Today, the Department of Transportation and National Highway Traffic Safety Administration (NHTSA) joined Members of Congress, automakers, and Mothers Against Drunk Driving (MADD) to highlight the technological advances in the Drivers Alcohol Detection System for Safety (DADSS) program—a partnership between automakers and the federal government to develop passive, in-car alcohol sensors. You can view NHTSA’s video explaining the new technology here.

The American Beverage Institute (ABI), a restaurant trade association representing over 8,000 of America’s favorite family restaurants, opposes the DADSS program. ABI Managing Director Sarah Longwell released the following statement:

Today, NHTSA, MADD, and major automakers presented what they claim will be a voluntary system to prevent a driver from starting his or her vehicle when at or above the current legal BAC limit of .08—a description that directly contradicts their own past statements.

DADSS’s developers and supporters want the technology to be mandatory in all new vehicles. As a NHTSA fact sheet on the technology stated, ‘The goal over time is to equip all passenger vehicles in the United States with the technology.’ Last year, then-MADD president Jan Withers said she hoped DADSS would be an option ‘like seat belts and air bags once were options’ and eventually became standard.

Furthermore, DADSS very likely won’t be set at .08. Even if a driver is below the .08 threshold when the vehicle is started, it takes our bodies time to metabolize alcohol and a driver’s BAC level can easily rise while driving. This potential liability issues is why Susan Ferguson, a former program manager of DADSS, conceded that the devices will be set with a safety margin.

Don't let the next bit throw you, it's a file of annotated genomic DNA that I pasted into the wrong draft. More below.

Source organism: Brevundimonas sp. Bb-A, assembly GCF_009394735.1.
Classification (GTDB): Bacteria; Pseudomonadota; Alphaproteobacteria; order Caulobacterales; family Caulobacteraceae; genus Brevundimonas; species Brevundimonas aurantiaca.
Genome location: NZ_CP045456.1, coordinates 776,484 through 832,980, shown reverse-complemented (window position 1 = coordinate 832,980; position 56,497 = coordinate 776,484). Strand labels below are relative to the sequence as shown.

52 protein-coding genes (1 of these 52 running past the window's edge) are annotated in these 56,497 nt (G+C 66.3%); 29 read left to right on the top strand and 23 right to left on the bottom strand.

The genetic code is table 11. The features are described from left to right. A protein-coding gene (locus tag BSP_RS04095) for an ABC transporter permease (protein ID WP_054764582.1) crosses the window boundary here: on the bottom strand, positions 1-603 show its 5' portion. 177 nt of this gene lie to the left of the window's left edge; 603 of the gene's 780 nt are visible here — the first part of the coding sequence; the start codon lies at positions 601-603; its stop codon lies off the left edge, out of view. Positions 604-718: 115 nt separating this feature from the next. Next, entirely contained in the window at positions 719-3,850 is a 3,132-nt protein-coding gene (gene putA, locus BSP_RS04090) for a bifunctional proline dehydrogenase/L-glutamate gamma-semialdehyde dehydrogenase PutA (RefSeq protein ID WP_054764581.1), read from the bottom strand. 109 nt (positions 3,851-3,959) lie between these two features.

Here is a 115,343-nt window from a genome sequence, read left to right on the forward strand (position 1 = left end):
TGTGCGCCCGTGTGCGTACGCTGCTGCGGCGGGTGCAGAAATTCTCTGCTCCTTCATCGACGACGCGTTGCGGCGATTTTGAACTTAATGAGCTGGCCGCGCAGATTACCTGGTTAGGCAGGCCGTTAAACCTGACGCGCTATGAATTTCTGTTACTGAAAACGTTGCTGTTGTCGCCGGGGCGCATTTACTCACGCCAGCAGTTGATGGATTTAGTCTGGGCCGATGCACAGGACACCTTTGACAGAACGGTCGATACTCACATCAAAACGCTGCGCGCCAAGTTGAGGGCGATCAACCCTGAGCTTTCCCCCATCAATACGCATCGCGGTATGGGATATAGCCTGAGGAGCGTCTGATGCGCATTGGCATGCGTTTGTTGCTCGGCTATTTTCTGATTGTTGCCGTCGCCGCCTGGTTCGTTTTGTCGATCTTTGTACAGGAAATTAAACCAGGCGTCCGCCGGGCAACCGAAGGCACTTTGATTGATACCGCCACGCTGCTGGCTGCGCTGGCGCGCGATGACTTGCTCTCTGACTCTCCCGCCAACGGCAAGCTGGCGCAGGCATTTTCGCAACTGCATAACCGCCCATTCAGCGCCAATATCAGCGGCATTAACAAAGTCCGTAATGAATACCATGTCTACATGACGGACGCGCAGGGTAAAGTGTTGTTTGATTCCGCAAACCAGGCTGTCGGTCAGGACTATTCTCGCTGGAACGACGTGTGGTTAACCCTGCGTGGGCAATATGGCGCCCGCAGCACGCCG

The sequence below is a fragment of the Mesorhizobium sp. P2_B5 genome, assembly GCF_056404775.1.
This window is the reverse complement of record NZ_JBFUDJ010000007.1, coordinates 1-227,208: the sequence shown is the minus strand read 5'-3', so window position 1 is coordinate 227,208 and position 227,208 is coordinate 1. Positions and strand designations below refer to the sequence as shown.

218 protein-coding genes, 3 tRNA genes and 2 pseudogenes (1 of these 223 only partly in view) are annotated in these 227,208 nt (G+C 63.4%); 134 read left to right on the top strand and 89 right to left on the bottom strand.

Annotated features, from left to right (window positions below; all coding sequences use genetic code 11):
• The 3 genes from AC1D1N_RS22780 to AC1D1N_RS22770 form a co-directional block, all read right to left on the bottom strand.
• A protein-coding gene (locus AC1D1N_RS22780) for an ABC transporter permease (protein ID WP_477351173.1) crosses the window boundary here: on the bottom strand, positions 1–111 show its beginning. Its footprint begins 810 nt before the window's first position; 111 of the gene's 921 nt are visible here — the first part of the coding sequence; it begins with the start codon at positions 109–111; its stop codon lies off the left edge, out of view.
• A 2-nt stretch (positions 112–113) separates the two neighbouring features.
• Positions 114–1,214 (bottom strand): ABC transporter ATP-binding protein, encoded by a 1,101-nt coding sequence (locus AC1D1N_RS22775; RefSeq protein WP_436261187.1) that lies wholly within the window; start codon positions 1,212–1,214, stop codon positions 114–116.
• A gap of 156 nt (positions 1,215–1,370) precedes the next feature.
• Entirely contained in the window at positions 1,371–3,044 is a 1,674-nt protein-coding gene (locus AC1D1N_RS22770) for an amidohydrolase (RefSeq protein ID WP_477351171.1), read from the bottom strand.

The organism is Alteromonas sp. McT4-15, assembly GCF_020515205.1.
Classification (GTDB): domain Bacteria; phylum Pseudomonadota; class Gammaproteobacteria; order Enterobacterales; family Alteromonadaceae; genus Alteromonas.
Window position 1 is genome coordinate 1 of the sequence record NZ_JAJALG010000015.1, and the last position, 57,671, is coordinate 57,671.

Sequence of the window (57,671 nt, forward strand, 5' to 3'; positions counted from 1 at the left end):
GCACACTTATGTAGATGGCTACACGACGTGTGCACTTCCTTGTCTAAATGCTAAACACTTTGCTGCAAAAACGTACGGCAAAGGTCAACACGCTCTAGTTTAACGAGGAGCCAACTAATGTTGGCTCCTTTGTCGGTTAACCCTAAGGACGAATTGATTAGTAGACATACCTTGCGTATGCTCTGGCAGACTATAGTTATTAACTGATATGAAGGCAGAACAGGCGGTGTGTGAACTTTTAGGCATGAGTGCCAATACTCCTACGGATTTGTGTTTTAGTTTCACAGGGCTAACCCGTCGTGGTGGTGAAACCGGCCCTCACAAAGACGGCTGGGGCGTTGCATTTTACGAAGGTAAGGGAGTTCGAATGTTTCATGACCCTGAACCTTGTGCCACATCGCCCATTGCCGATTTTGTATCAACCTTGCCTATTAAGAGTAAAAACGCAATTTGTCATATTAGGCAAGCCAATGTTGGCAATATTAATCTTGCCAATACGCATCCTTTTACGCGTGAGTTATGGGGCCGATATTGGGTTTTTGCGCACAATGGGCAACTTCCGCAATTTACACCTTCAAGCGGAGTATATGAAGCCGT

Technology is an important tool in the fight against drunk driving, but it must be targeted correctly and properly monitored. Nearly every state requires repeat drunk drivers to install ignition interlocks, but with inadequate funding for follow-up and monitoring actual compliance rates are abysmal. ‘Voluntary’ passive alcohol sensors like DADSS will do nothing to keep these dangerous drivers off our roads. Instead, DADSS will simply stop many responsible social drinkers who have a glass of wine with dinner from starting their cars.

In Depth on the Issue

Opposing Mandatory Alcohol Sensors

ABI opposes equipping all vehicles with intrusive alcohol-sensing technology that would prevent responsible drivers from operating their vehicle while below the BAC arrest threshold. As Americans begin to share the road with self-driving cars, public and private interests are considering passive alcohol sensors as the next standard road safety technology. However,…
More on Opposing Mandatory Alcohol Sensors →

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